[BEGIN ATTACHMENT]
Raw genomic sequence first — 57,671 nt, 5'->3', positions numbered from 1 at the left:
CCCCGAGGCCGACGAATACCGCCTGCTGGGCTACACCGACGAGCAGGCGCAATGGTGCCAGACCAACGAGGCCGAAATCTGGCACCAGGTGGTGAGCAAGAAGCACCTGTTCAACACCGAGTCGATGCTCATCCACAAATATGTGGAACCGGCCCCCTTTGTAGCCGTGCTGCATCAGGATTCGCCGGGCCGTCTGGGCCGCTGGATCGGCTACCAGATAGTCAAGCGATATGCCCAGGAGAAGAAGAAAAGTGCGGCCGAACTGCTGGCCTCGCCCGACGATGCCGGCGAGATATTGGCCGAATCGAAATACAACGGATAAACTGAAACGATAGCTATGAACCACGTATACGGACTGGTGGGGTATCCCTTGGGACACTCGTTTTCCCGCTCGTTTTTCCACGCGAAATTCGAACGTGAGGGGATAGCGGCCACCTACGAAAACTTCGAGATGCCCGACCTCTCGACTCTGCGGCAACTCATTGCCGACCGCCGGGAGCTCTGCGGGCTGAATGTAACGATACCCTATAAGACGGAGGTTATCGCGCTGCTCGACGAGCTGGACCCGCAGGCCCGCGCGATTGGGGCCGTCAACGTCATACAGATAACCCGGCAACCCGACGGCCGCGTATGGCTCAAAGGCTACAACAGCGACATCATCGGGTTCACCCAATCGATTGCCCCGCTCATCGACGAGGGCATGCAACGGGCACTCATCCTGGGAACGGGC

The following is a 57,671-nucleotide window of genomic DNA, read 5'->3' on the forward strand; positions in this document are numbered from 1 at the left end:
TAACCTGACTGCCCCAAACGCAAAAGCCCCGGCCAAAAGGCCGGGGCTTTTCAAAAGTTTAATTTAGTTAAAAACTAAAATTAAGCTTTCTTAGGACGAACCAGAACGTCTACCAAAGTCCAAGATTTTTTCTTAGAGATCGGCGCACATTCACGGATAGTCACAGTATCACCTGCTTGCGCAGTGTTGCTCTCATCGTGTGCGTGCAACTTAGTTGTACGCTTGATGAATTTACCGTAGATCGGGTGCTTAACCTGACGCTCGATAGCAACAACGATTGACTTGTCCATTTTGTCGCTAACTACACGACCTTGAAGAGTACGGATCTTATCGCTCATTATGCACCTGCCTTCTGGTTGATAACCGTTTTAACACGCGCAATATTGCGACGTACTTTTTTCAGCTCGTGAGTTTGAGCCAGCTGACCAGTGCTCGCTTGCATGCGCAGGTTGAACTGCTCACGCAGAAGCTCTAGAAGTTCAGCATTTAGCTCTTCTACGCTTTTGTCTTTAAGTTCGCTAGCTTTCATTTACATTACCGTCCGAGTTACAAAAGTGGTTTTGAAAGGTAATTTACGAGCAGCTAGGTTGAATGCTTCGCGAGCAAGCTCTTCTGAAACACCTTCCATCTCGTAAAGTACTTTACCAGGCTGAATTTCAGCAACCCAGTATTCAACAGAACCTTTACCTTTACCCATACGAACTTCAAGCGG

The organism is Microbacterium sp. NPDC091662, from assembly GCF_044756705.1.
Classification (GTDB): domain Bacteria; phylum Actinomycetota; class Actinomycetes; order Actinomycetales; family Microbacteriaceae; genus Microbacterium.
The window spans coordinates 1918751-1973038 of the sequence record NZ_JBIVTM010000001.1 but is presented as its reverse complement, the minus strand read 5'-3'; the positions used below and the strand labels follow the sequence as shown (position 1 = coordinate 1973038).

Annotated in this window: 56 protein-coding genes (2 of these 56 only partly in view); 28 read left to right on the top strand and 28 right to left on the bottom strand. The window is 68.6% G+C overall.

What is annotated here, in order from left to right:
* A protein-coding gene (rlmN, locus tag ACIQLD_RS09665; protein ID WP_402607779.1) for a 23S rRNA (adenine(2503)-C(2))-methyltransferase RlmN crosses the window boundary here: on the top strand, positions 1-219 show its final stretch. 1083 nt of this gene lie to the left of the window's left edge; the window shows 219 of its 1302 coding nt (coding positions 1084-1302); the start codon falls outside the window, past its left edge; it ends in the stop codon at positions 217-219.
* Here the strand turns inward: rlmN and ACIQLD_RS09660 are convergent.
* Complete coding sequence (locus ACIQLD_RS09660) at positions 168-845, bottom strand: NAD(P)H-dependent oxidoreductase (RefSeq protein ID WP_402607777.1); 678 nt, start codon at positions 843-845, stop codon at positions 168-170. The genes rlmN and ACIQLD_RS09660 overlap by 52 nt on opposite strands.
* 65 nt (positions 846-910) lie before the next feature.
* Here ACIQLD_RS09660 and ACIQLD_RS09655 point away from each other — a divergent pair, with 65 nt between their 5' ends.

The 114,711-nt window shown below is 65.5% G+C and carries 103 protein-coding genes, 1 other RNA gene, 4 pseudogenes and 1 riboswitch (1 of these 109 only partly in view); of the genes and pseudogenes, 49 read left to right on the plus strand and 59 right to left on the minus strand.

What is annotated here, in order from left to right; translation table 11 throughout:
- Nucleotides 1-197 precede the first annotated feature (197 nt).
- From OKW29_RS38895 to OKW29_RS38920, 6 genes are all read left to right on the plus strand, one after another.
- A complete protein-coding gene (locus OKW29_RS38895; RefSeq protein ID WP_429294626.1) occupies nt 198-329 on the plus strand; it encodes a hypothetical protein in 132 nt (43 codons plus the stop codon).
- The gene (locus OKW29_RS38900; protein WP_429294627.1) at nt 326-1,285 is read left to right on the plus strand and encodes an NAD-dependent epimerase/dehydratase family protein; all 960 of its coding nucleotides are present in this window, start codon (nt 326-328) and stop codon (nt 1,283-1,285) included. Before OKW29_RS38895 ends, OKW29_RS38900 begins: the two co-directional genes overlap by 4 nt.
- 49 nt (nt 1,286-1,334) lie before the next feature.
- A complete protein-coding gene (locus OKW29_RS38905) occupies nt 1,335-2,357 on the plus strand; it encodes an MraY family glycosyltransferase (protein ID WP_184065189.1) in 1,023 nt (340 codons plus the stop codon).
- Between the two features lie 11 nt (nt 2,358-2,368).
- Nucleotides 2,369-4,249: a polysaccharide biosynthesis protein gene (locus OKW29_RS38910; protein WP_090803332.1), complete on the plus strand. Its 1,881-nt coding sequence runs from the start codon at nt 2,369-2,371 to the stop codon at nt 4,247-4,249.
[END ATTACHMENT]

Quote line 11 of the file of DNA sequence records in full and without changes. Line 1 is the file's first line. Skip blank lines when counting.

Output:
* Here the strand turns inward: rlmN and ACIQLD_RS09660 are convergent.